2. Discuss how to work creatively and respectfully with Indigenous youth leaders and organizations so that young leaders are supported both before and after your event or engagement.
Canada is in the midst of reforming its federal parenting laws and it is important that social workers are informed of these changes. With Bill C-78 coming in effect in 2020, the Divorce Act will adopt child-centered parenting terminology; an evidence-informed definition and criteria for family violence in making parenting orders; and a comprehensive relocation scheme. Reforms will also include a non-exhaustive list of best interests of the child criteria, including criteria addressing voice of the child and Indigenous heritage. The reforms will also impose obligations on legal advisers and other family justice professionals to encourage out-of-court dispute resolution and child-focused resolutions. This workshop will provide an overview of the proposed changes, discuss the implications to research and practice, and address implementation issues for the field of social work.
The webinar will cover some of the following about Hoarding disorder:
- To understand the substantive changes proposed to parenting laws in Canada
- To explore the integration of family justice reform with best available research
- To prepare social workers to assist families to navigate these parenting law reforms
Bill C-92: An Act respecting First Nations, Inuit and Metis children, youth and families, is the first federal legislation on the subject of Indigenous Child and Family Services [CFS].
The Act is the first statute to recognize inherent Indigenous jurisdiction over CFS as an Aboriginal (S. 35) right in Canada. In addition, as called for in the TRC Final Report, the statute establishes national minimal standards for CFS delivery for all Indigenous children and families. This includes First Nation, ‘non-status,’ Métis, and Inuit children, living on or off reserve.
Despite the law being in force January 1, 2020, there has been very little education for social workers and service providers. Wahkohtowin Lodge has created a compliance guide along with some helpful hints to support you in connecting with Indigenous children, families and communities.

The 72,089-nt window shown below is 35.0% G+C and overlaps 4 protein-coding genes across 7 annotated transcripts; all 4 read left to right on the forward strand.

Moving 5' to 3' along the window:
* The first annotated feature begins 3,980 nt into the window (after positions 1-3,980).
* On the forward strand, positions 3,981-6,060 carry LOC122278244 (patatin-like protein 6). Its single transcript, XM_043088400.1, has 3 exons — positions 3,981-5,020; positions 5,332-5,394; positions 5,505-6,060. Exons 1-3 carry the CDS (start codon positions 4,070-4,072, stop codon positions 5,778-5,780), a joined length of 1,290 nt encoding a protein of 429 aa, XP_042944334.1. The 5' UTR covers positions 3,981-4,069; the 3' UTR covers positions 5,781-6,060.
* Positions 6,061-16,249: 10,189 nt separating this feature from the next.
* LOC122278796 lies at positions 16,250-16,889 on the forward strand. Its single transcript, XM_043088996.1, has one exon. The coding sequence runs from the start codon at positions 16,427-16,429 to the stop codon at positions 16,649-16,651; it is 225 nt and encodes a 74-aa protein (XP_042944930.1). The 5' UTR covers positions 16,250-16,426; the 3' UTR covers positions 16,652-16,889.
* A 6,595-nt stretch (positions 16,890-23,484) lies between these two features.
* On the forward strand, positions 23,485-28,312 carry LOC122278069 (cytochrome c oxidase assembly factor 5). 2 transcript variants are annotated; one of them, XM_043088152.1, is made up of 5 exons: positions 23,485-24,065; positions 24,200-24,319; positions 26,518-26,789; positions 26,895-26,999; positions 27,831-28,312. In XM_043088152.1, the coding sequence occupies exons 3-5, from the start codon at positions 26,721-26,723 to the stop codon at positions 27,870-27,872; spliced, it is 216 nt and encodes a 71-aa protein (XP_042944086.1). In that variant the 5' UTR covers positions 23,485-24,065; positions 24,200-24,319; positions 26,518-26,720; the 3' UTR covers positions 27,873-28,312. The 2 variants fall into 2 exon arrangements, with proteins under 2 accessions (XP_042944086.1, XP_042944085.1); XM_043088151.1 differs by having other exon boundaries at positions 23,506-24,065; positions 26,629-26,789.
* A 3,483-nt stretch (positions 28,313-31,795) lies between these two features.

Learn how to build on your current strengths and wisdoms to achieve the best interest of the Indigenous child.
Over the past few years, researchers studying mindfulness-based interventions (MBIs) have reported a multitude of benefits including improved emotion regulation, mood, social competence, and resilience, and research exploring mindfulness continues to expand. While much of this research emerges from the fields of health and psychology, social workers have a unique contribution to make to the practice and study of MBIs. Our approaches are holistic, creative, and strengths-based. We aim to create change that moves beyond an individual focus as practicing mindfulness encourages us to recognize our interconnections with all life forms, and to act to improve the communities we live in. With colleagues, I have been studying an arts-based mindfulness group program for over 10 years. We have tested our arts-based MBI with success with marginalized children/youth, university students, youths and adults seeking mental health services, Indigenous women, elementary school teachers, and women leaving abusive relationships.
In this webinar, participants will learn about:the personal and professional benefits of practicing mindfulness, for examples, developing therapeutic presence,
and engaging people in enjoyable processes that foster inclusion and expression,
a variety of arts-based mindfulness activities used in our MBI how to facilitate/discuss the philosophy of mindfulness including some of its concepts (self-compassion/non-judgement) and practices (mindful breathing/meditation)
and, importantly, how to facilitate these concepts and practices by way of arts-based and experiential methods that are highly engaging, and foster enjoyment and success.